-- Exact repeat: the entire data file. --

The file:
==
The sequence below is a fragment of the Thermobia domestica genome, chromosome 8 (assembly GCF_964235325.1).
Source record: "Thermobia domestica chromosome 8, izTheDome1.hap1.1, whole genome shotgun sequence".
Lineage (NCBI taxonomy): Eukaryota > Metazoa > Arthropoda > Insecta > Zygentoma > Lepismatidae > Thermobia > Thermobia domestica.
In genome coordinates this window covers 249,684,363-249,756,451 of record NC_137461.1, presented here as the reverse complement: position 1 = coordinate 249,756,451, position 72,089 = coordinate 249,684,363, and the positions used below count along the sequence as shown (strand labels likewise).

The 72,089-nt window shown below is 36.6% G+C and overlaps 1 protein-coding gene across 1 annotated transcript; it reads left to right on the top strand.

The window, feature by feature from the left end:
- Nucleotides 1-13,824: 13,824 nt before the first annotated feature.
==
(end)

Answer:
The sequence below is a fragment of the Thermobia domestica genome, chromosome 8 (assembly GCF_964235325.1).
Source record: "Thermobia domestica chromosome 8, izTheDome1.hap1.1, whole genome shotgun sequence".
Lineage (NCBI taxonomy): Eukaryota > Metazoa > Arthropoda > Insecta > Zygentoma > Lepismatidae > Thermobia > Thermobia domestica.
In genome coordinates this window covers 249,684,363-249,756,451 of record NC_137461.1, presented here as the reverse complement: position 1 = coordinate 249,756,451, position 72,089 = coordinate 249,684,363, and the positions used below count along the sequence as shown (strand labels likewise).

The 72,089-nt window shown below is 36.6% G+C and overlaps 1 protein-coding gene across 1 annotated transcript; it reads left to right on the top strand.

The window, feature by feature from the left end:
- Nucleotides 1-13,824: 13,824 nt before the first annotated feature.